Sibutramine (Meridia) is a norepinephrine and serotonin reuptake inhibitor. Weight loss is dose dependent: It affects the appetite center of the brain, where it increases satiety so you feel full faster and with a smaller quantity of food. The drug has been extremely well studied. Clinical studies have shown that sibutramine is effective and safe, if properly prescribed. Blood pressure and heart rate must be monitored, however, as sibutramine can cause a dangerous rise in blood pressure. Sibutramine should never be used in patients with a history of coronary artery disease, congestive heart failure, cardiac arrhythmia, or stroke. Because its action affects the brain, it is not safe to take with most antidepressant drugs. The side effects of sibutramine include dry mouth, constipation, and insomnia.
Orlistat (Xenical) is unique in that it does not enter the circulation but rather works in the digestive system to block the absorption of fat, which is then eliminated from the body through the stool. If you eat too much fat, diarrhea is the unhappy result. Orlistat works well because its action is entirely within the digestive tract; it doesn't interact with other medications, and does not raise blood pressure or the heart rate. However, because it blocks absorption of fat, it blocks the absorption of the fat-soluble vitamins, and these should be taken separately.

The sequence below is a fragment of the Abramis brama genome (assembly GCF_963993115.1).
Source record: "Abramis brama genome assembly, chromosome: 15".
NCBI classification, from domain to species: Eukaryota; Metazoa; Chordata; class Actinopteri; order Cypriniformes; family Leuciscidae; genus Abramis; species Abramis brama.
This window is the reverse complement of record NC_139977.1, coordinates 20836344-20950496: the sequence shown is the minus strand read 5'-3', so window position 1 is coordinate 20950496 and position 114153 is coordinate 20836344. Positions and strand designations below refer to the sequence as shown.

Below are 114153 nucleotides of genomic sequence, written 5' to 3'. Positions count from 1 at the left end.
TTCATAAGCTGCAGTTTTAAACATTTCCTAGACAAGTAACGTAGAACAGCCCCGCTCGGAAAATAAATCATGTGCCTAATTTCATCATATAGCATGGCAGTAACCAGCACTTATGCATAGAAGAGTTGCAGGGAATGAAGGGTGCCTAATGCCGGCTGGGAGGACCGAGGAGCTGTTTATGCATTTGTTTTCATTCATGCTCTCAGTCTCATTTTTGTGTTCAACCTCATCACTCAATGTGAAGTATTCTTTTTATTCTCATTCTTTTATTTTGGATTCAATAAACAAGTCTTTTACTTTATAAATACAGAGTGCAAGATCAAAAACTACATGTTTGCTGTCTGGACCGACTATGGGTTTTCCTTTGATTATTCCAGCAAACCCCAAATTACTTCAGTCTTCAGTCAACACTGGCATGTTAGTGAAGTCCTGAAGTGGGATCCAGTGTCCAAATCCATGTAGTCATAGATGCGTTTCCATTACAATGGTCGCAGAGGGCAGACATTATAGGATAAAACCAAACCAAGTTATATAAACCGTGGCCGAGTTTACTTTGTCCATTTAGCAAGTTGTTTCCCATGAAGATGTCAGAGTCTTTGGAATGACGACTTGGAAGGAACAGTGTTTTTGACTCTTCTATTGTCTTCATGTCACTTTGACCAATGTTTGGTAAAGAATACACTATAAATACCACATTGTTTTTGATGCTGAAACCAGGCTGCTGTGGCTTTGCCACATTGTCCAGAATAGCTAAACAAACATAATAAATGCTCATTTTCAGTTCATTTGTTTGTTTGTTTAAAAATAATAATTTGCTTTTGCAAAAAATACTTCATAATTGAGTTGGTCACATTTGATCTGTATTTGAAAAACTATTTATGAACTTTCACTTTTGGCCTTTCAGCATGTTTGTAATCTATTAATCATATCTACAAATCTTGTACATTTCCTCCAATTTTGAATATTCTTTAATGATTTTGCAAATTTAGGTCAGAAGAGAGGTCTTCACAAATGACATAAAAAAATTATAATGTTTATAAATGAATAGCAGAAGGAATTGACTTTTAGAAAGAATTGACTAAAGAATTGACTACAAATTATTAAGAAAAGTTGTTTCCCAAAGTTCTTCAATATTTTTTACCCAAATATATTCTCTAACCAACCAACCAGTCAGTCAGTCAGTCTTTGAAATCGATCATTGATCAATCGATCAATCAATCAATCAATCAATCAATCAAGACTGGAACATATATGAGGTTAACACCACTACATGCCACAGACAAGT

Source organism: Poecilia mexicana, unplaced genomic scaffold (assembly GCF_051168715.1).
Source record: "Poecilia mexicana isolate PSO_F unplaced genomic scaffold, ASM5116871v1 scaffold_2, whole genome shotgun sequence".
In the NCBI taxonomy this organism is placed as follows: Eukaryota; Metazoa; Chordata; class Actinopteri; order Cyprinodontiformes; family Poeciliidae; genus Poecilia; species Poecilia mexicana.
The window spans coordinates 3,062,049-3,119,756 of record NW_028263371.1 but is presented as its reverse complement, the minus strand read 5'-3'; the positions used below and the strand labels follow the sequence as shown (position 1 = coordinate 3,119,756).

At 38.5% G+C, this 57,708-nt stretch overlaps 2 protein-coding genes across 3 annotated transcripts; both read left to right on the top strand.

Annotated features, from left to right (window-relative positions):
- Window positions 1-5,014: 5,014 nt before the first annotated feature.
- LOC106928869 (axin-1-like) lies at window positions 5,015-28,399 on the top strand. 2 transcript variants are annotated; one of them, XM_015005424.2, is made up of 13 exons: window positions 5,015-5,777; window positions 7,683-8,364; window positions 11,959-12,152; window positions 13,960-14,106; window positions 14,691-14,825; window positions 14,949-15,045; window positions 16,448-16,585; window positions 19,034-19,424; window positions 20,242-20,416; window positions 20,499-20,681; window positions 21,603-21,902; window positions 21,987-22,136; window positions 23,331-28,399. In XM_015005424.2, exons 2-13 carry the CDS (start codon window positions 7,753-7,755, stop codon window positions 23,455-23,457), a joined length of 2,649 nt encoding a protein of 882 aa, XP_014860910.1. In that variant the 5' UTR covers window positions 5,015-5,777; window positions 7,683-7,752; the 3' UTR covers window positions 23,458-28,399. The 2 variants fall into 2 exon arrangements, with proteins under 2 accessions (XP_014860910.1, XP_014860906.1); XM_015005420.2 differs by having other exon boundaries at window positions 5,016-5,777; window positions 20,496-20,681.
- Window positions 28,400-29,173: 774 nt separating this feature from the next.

The truth is that there is no ideal weight-loss pill. Medications are suitable for some people, and can assist in raising the metabolism forward, but they are useless if exercise and an optimal diet are not in place. You won't need drugs with my plan.
Nonprescription Weight-Loss Drugs
Drugs that are sold over the counter and over the Internet promise weight loss but deliver little in the way of results. Weight-loss supplements fall into two basic categories: those that claim to suppress appetite and those that block the absorption of food. The appetite suppressors contain caffeine like substances (such as ephedra or ma huang, which is now banned). Studies in animals have indicated a small appetite-suppressant effect, but the human studies have been too brief to support the claims.
Appetite suppressants have the side effects of increasing blood pressure, headache, insomnia, and heart palpitations. You will feel jittery, as is the case with too much coffee. The absorption-blockers seem to have a small effect, but cause side effects of bloating and gastrointestinal complaints.
The bottom line is: Over-the-counter and Internet-sold drugs do not work, and are usually not safe. Save your money. You have to change your diet and exercise routine to see a meaningful change in your weight.
The Park Avenue Mystique